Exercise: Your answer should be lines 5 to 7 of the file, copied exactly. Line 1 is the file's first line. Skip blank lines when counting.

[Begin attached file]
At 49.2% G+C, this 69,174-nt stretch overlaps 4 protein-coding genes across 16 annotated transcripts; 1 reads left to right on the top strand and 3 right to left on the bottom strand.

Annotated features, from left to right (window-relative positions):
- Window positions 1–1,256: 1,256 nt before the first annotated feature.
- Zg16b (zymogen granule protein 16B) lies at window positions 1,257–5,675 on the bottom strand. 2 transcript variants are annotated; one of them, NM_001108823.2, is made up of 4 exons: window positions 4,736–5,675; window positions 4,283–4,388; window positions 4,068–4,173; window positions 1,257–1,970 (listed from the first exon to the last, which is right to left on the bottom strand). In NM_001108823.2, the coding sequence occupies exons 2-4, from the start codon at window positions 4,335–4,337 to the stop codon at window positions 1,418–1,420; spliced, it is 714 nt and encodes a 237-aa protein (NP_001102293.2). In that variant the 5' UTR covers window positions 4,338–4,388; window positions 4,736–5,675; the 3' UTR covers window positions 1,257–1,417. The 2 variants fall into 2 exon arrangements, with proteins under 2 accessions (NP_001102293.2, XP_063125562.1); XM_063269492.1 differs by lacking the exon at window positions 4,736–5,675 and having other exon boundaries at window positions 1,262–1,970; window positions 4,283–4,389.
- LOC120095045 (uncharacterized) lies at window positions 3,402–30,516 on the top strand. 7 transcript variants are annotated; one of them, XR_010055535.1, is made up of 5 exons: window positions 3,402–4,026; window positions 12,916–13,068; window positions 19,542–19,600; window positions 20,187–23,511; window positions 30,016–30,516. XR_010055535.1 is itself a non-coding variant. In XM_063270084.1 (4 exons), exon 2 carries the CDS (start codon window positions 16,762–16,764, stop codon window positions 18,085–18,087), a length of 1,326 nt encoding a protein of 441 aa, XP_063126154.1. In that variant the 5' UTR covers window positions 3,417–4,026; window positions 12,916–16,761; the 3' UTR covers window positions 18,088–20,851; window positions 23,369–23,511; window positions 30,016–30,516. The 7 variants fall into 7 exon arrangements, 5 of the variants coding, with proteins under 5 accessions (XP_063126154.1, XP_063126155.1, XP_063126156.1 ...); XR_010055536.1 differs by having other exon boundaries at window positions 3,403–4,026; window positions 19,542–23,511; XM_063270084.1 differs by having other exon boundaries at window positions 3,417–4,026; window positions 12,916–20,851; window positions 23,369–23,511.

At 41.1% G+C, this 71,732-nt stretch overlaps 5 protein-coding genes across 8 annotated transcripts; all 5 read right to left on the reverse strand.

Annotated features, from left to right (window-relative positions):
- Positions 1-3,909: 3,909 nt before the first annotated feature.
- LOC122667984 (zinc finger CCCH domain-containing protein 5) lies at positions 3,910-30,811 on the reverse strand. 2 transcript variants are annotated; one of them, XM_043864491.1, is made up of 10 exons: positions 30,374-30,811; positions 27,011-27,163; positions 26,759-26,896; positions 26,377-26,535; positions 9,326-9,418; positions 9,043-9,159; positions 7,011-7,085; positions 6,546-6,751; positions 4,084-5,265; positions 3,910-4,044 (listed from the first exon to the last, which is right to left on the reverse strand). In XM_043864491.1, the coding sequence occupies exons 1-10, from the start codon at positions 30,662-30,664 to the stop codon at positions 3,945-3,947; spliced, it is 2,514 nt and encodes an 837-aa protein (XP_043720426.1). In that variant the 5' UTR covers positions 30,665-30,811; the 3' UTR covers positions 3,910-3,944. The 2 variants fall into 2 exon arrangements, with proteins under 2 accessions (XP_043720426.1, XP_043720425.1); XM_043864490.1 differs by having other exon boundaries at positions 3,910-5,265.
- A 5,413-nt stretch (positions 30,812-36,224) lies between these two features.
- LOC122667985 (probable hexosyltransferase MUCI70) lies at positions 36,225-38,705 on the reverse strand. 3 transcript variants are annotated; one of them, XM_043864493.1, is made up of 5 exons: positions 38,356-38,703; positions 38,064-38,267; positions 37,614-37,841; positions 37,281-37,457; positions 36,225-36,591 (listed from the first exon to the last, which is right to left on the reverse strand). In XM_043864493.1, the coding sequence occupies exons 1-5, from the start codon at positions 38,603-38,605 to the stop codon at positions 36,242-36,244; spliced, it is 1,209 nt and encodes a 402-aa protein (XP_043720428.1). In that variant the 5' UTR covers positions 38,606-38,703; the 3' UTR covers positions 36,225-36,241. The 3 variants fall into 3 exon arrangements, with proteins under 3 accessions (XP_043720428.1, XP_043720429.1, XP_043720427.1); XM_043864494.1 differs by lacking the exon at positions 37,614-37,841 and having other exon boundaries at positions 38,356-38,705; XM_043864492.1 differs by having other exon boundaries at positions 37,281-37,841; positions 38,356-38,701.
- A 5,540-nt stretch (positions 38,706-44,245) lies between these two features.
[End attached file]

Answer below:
- LOC120095045 (uncharacterized) lies at window positions 3,402–30,516 on the top strand. 7 transcript variants are annotated; one of them, XR_010055535.1, is made up of 5 exons: window positions 3,402–4,026; window positions 12,916–13,068; window positions 19,542–19,600; window positions 20,187–23,511; window positions 30,016–30,516. XR_010055535.1 is itself a non-coding variant. In XM_063270084.1 (4 exons), exon 2 carries the CDS (start codon window positions 16,762–16,764, stop codon window positions 18,085–18,087), a length of 1,326 nt encoding a protein of 441 aa, XP_063126154.1. In that variant the 5' UTR covers window positions 3,417–4,026; window positions 12,916–16,761; the 3' UTR covers window positions 18,088–20,851; window positions 23,369–23,511; window positions 30,016–30,516. The 7 variants fall into 7 exon arrangements, 5 of the variants coding, with proteins under 5 accessions (XP_063126154.1, XP_063126155.1, XP_063126156.1 ...); XR_010055536.1 differs by having other exon boundaries at window positions 3,403–4,026; window positions 19,542–23,511; XM_063270084.1 differs by having other exon boundaries at window positions 3,417–4,026; window positions 12,916–20,851; window positions 23,369–23,511.

At 41.1% G+C, this 71,732-nt stretch overlaps 5 protein-coding genes across 8 annotated transcripts; all 5 read right to left on the reverse strand.

Annotated features, from left to right (window-relative positions):